Bruce Willis has a lot of stupid lines in this movie. My favorite is when he and Airport Security Man Carmine finish having an argument, and Willis says, “Hey Carmine, let me ask you something. What sets off the metal detectors first: the lead in your ass or the shit in your brains?” I’m probably a nerd for even saying this, but it’s not a very smart comeback. Feces doesn’t set off metal detectors — or at least, mine doesn’t. But who knows? Maybe, if you’re an action hero like John McClane, you eat lead for breakfast.
So, how do you make a top-notch action movie sequel that’s cool enough to inaugurate the 90s? I can make three crucial suggestions.
First, have your characters make a lot of pointless references to the first movie, with a strong emphasis on how awesome it was (thus inviting the audience to compare the two).
Second, make sure the main characters talk about how strange it is that they just so happen to be going through a series of unusual, improbable circumstances that are remarkably similar to what they experienced in the first film (thus inviting the audience to think about the realism of the film).
Finally, and let me make myself very clear on this, make your main character so important, so ridiculously, face-meltingly awesome, that grenades fail – nay, refuse – to blow up in his presence until he has managed to escape.
"aaaaaAAAAHHH!!! this movie blooooooooows!!!!"
If you’re anything like me, you’ll understand why this movie is ridiculous. On the other hand, if you’re a highly esteemed film critic who gets paid to say critical things about movies – like say, I don’t know, Roger Ebert – then you’ll be convinced that this is the best Die Hard movie ever made, hands down, no questions asked, especially compared to the awful first movie!!!
A cover for the book. See, it's all medieval and stuff.
In my research through easily available anthology films I came across Pier Paolo Pasolini’s The Decameron, which is an adaption of nine shorts from Giovanni Boccaccio’s The Decameron. Quick literature lesson, students: The Decameron is a 14th Century text with 100 thematically tied-together stories. There’s a frame story involving the black plague and a group of people fleeing to live in the country and tell stories to each other. As far as the book goes there’s a lot of interesting analysis to be done. It’s a great way to find out about 14th century Italian values, but we’re talking movies. Listen, what you need to know is it’s a bunch of medieval tales taking place in Italy.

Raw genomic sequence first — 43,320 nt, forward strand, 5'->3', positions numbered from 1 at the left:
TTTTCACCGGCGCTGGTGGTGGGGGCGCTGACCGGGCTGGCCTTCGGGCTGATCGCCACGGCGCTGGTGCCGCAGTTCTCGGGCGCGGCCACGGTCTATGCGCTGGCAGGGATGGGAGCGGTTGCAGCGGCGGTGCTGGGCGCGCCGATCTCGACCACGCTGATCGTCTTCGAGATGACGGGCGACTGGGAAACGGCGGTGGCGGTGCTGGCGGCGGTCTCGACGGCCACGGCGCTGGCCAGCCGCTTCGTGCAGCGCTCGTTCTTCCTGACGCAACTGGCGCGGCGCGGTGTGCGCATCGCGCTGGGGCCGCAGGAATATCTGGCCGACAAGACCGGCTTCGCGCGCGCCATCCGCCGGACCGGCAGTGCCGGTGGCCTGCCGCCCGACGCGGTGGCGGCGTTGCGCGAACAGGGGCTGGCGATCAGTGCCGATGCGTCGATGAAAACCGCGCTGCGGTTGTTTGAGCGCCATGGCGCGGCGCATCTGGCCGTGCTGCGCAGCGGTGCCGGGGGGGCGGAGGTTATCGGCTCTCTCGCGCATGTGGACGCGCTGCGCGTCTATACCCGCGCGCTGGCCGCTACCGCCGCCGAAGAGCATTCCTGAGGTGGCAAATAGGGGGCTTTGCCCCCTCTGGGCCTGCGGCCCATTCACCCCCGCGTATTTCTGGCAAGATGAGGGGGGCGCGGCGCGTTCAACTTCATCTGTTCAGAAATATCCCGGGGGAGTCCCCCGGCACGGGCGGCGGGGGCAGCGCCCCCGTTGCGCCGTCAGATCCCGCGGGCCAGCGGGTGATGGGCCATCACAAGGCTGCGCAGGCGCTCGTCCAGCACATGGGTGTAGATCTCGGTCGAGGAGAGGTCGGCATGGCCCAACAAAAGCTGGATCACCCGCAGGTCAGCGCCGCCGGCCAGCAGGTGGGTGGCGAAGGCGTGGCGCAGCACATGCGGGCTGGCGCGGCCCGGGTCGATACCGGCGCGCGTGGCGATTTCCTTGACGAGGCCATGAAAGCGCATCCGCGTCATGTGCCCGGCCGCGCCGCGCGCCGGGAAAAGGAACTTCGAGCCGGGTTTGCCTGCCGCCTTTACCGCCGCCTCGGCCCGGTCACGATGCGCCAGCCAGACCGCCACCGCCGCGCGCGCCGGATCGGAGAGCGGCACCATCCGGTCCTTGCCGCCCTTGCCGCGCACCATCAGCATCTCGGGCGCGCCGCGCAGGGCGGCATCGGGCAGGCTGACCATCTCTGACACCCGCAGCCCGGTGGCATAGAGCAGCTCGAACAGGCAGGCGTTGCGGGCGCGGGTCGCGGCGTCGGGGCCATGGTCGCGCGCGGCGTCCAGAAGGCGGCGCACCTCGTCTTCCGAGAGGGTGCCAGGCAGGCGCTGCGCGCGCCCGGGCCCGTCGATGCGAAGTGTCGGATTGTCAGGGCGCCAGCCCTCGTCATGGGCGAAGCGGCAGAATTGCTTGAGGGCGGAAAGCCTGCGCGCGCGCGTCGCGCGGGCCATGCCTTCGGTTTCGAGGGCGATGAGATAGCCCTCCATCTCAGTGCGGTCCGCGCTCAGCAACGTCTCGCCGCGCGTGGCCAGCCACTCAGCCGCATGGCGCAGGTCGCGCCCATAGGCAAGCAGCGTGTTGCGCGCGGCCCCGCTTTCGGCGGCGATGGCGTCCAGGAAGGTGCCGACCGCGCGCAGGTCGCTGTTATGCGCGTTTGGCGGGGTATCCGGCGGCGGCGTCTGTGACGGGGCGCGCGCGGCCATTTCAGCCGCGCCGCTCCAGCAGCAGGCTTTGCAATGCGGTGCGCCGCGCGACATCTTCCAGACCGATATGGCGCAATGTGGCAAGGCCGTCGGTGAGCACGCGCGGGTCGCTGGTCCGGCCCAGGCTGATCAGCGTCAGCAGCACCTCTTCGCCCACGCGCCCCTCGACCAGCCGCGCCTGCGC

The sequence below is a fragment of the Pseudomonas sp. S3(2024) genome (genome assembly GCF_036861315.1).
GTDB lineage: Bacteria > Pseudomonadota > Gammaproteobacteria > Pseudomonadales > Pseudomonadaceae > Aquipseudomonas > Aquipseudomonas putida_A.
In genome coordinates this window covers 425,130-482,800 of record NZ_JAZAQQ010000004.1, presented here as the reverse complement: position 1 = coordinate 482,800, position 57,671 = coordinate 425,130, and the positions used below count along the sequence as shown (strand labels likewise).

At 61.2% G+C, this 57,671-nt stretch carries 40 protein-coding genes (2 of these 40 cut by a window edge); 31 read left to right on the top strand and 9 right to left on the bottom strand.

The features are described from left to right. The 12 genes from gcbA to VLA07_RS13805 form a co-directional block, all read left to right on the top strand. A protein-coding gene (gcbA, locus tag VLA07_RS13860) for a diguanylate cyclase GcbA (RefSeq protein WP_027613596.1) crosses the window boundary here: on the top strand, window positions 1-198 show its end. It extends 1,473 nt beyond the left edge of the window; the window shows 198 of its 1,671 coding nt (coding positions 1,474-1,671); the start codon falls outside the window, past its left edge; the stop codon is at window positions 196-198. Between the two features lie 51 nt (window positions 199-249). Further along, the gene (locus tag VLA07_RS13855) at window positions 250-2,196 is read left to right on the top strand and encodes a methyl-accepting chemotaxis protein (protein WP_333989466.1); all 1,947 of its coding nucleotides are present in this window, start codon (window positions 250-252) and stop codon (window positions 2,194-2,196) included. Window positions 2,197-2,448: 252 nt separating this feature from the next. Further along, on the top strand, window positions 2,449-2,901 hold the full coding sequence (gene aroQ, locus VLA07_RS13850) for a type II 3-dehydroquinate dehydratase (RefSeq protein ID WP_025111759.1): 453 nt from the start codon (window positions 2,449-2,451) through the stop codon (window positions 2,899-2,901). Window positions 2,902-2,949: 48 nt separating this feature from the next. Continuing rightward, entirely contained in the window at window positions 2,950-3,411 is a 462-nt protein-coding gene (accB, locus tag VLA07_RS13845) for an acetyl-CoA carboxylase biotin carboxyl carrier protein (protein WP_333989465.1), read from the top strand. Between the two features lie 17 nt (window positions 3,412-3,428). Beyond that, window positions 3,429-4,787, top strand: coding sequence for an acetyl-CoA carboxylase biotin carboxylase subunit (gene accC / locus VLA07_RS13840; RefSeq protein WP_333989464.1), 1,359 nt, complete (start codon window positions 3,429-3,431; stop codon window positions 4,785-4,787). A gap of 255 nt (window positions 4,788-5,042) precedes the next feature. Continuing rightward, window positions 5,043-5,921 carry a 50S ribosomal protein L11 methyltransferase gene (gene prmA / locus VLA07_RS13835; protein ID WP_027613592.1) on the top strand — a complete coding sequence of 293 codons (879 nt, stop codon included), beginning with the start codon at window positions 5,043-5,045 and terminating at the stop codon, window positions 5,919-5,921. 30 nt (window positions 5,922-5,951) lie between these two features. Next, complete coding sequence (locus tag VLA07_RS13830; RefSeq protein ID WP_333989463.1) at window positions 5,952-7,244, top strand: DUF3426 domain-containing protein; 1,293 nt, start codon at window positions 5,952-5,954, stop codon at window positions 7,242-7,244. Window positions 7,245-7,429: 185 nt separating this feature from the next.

It’s a natural book to adapt into an anthology film and, I am told, an important anthology film. Pier Paolo Pasolini is a name that had passed between my ears before, I’m sure. I knew he was Italian. I knew he made movies before my time. I knew that film people watched his films. I knew he liked nudity for some reason too. I knew all these things, so I was clearly prepared to watch The Decameron. Then I started reading up on it, and as the words “lewd,” “provocative,” and “shocking” came up, I became intrigued. It seems to have made quite a stir in its time.